Can Healing The Gut Heal Your Thyroid?
Have you heard that your gut health is key for healing your thyroid issues? New research emerges every day that shows us just how crucial gut health is for long-term wellbeing. But does that mean that fixing your gut is going to fix your thyroid condition?
The answer is: it depends. The state of your gut, how severe your thyroid concerns are, and how committed you are to healing all play a role.
But there is a good chance that addressing your gut health could at least prevent further issues arising, and even relieve some symptoms.
Why is poor gut health so common?
Put simply, our modern diet and lifestyle is the reason for gut issues.
Some of the common factors that affect gut health include:
A diet high in processed foods, refined carbohydrates and sugar
Low fibre and plant intake
Food allergies and intolerances
Overuse of antibacterial and antimicrobial products
Poor sleep habits
Elevated stress levels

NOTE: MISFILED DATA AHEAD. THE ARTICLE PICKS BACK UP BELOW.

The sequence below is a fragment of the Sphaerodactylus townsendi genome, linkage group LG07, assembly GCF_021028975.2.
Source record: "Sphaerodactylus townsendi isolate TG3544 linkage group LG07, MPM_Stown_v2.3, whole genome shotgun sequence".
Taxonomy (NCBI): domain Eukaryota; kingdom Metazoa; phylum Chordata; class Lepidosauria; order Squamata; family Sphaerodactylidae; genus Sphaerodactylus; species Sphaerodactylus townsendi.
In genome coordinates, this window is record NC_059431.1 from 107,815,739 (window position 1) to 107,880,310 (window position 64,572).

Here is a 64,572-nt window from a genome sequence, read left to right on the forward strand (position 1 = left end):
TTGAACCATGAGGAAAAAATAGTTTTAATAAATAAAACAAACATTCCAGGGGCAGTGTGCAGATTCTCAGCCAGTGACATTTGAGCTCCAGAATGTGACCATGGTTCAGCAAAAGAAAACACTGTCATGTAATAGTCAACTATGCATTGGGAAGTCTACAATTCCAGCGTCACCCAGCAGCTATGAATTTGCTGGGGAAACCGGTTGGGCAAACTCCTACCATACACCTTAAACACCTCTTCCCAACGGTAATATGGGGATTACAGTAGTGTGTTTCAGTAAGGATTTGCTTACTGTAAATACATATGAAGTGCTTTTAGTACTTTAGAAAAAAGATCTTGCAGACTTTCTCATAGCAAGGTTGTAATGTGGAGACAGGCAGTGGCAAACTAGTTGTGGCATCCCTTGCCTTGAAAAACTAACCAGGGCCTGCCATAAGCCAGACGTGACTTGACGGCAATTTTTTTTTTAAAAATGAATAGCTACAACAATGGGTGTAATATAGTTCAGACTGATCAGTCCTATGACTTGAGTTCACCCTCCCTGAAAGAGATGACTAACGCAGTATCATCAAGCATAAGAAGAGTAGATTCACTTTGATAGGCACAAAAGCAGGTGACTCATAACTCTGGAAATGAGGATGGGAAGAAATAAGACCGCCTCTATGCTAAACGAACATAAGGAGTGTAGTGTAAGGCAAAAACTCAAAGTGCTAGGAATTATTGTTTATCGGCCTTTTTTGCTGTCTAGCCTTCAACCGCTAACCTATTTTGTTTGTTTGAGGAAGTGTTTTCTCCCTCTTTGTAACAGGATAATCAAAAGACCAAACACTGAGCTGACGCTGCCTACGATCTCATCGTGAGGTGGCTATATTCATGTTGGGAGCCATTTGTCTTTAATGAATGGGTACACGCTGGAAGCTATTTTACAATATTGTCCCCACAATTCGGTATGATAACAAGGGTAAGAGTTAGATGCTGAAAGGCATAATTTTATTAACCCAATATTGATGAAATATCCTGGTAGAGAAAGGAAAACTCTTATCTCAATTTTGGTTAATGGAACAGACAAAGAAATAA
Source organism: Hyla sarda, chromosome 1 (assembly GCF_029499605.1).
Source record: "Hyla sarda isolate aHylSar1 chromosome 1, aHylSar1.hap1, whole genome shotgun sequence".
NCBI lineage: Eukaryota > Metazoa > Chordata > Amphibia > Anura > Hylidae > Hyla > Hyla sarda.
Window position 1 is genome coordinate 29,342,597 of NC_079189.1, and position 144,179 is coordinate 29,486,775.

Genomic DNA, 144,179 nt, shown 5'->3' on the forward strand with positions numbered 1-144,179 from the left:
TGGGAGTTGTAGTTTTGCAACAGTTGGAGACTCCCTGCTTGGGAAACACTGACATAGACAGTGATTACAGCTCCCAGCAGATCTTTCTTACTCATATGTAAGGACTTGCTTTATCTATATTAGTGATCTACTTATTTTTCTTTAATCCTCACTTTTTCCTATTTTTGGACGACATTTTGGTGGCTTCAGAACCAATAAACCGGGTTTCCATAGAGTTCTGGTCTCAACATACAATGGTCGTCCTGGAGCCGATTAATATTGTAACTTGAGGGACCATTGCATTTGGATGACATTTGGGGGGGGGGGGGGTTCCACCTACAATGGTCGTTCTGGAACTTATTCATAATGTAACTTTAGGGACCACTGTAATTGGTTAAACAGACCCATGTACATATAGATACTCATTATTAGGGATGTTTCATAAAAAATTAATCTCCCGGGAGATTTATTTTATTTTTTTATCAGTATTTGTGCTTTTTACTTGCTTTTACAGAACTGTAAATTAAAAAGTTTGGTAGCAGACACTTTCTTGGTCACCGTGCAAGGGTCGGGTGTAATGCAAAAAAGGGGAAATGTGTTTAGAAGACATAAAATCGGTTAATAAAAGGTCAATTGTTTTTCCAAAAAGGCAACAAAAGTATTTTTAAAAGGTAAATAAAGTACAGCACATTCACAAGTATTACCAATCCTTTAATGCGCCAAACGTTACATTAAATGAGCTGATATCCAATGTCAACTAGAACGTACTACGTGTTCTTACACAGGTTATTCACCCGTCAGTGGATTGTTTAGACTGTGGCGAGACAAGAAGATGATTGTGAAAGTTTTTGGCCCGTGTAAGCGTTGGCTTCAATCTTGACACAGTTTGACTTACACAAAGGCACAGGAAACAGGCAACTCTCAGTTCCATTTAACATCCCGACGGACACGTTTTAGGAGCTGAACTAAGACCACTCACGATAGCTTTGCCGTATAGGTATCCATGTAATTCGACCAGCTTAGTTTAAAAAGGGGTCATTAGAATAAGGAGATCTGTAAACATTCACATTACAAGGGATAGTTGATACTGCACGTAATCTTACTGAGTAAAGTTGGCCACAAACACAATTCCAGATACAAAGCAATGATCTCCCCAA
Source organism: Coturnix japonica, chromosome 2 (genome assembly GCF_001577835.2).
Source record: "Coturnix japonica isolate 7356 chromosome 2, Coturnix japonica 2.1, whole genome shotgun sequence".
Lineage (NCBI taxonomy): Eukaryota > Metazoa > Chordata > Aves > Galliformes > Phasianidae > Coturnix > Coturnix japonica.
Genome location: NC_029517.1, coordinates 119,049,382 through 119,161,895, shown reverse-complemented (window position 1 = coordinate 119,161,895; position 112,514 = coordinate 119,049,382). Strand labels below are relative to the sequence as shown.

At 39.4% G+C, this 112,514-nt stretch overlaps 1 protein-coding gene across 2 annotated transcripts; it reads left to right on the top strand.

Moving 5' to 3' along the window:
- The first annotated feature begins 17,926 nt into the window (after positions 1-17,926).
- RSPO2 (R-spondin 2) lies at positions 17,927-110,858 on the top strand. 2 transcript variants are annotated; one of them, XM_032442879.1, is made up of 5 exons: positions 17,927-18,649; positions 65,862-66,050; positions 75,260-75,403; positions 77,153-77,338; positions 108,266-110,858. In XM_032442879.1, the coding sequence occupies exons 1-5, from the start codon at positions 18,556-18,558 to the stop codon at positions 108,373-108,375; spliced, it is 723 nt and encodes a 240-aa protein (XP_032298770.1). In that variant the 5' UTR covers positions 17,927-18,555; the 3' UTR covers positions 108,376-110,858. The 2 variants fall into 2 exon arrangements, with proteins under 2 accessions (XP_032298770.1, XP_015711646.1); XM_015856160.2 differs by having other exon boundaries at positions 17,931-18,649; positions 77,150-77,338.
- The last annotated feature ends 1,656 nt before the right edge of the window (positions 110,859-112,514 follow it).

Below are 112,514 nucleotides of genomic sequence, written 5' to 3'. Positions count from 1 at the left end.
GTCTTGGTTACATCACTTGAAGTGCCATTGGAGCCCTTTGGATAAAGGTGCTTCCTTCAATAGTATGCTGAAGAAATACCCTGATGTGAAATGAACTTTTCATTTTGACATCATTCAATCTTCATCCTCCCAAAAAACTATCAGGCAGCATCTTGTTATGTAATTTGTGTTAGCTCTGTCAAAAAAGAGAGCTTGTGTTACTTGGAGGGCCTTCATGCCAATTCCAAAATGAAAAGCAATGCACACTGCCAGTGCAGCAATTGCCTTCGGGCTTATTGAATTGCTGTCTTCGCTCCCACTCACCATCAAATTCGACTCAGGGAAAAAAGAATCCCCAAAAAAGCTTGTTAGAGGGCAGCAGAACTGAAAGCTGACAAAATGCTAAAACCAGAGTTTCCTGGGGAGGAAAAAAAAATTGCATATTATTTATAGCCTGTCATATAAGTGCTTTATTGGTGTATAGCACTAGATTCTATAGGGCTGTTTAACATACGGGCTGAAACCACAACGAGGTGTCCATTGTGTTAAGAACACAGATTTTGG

Insufficient time outside in nature and sunshine
Medications such as antibiotics, steroids and reflux medication
Birth by C-section
Early weaning onto solid foods
As you can see, everyone is exposed to at least some of these factors throughout life.
How the gut affects your thyroid
The gut plays an extensive role in our overall wellbeing. So it's no surprise that there are several ways that your gut health can influence your thyroid health.
The key mechanisms include:
Inflammation - if the gut becomes inflamed, that inflammation can spread throughout the body. As the thyroid is a vulnerable gland, it is often one of the first victims of inflammation.
Leaky gut - this is a common condition in an imbalanced gut. It allows undigested proteins and particles to pass into the bloodstream. This triggers an immune reaction. The immune reaction leads to more inflammation, and can also end in an autoimmune condition such as Hashimoto's.